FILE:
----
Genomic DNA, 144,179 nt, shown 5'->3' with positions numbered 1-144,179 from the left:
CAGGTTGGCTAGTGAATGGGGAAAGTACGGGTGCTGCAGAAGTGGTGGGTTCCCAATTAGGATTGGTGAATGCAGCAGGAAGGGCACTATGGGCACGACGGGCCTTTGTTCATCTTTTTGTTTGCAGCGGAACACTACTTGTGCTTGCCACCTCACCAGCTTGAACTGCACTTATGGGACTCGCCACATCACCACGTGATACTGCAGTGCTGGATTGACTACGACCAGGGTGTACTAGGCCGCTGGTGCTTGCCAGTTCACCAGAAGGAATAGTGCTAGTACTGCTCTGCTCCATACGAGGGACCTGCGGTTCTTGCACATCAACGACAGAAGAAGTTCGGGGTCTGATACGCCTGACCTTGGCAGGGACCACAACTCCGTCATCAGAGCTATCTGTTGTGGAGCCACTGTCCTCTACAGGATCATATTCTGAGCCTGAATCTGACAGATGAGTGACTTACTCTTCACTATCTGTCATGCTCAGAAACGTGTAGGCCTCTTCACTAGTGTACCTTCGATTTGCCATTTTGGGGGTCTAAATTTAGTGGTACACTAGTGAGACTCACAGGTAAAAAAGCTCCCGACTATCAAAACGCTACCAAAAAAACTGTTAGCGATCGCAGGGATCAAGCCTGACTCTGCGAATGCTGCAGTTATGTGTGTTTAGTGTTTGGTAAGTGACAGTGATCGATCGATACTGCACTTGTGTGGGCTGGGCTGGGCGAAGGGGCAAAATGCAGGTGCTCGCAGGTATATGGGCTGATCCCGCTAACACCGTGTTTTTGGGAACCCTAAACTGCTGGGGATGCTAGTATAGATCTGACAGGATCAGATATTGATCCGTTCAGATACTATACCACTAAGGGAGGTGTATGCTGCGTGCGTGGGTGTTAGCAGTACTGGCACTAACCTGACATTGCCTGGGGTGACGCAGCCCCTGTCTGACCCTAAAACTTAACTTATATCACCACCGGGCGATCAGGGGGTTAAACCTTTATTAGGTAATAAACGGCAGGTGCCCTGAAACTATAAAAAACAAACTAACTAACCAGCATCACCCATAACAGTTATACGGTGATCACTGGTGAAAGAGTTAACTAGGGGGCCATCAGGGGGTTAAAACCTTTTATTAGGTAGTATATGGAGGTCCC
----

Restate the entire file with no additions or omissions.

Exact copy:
Genomic DNA, 144,179 nt, shown 5'->3' with positions numbered 1-144,179 from the left:
CAGGTTGGCTAGTGAATGGGGAAAGTACGGGTGCTGCAGAAGTGGTGGGTTCCCAATTAGGATTGGTGAATGCAGCAGGAAGGGCACTATGGGCACGACGGGCCTTTGTTCATCTTTTTGTTTGCAGCGGAACACTACTTGTGCTTGCCACCTCACCAGCTTGAACTGCACTTATGGGACTCGCCACATCACCACGTGATACTGCAGTGCTGGATTGACTACGACCAGGGTGTACTAGGCCGCTGGTGCTTGCCAGTTCACCAGAAGGAATAGTGCTAGTACTGCTCTGCTCCATACGAGGGACCTGCGGTTCTTGCACATCAACGACAGAAGAAGTTCGGGGTCTGATACGCCTGACCTTGGCAGGGACCACAACTCCGTCATCAGAGCTATCTGTTGTGGAGCCACTGTCCTCTACAGGATCATATTCTGAGCCTGAATCTGACAGATGAGTGACTTACTCTTCACTATCTGTCATGCTCAGAAACGTGTAGGCCTCTTCACTAGTGTACCTTCGATTTGCCATTTTGGGGGTCTAAATTTAGTGGTACACTAGTGAGACTCACAGGTAAAAAAGCTCCCGACTATCAAAACGCTACCAAAAAAACTGTTAGCGATCGCAGGGATCAAGCCTGACTCTGCGAATGCTGCAGTTATGTGTGTTTAGTGTTTGGTAAGTGACAGTGATCGATCGATACTGCACTTGTGTGGGCTGGGCTGGGCGAAGGGGCAAAATGCAGGTGCTCGCAGGTATATGGGCTGATCCCGCTAACACCGTGTTTTTGGGAACCCTAAACTGCTGGGGATGCTAGTATAGATCTGACAGGATCAGATATTGATCCGTTCAGATACTATACCACTAAGGGAGGTGTATGCTGCGTGCGTGGGTGTTAGCAGTACTGGCACTAACCTGACATTGCCTGGGGTGACGCAGCCCCTGTCTGACCCTAAAACTTAACTTATATCACCACCGGGCGATCAGGGGGTTAAACCTTTATTAGGTAATAAACGGCAGGTGCCCTGAAACTATAAAAAACAAACTAACTAACCAGCATCACCCATAACAGTTATACGGTGATCACTGGTGAAAGAGTTAACTAGGGGGCCATCAGGGGGTTAAAACCTTTTATTAGGTAGTATATGGAGGTCCC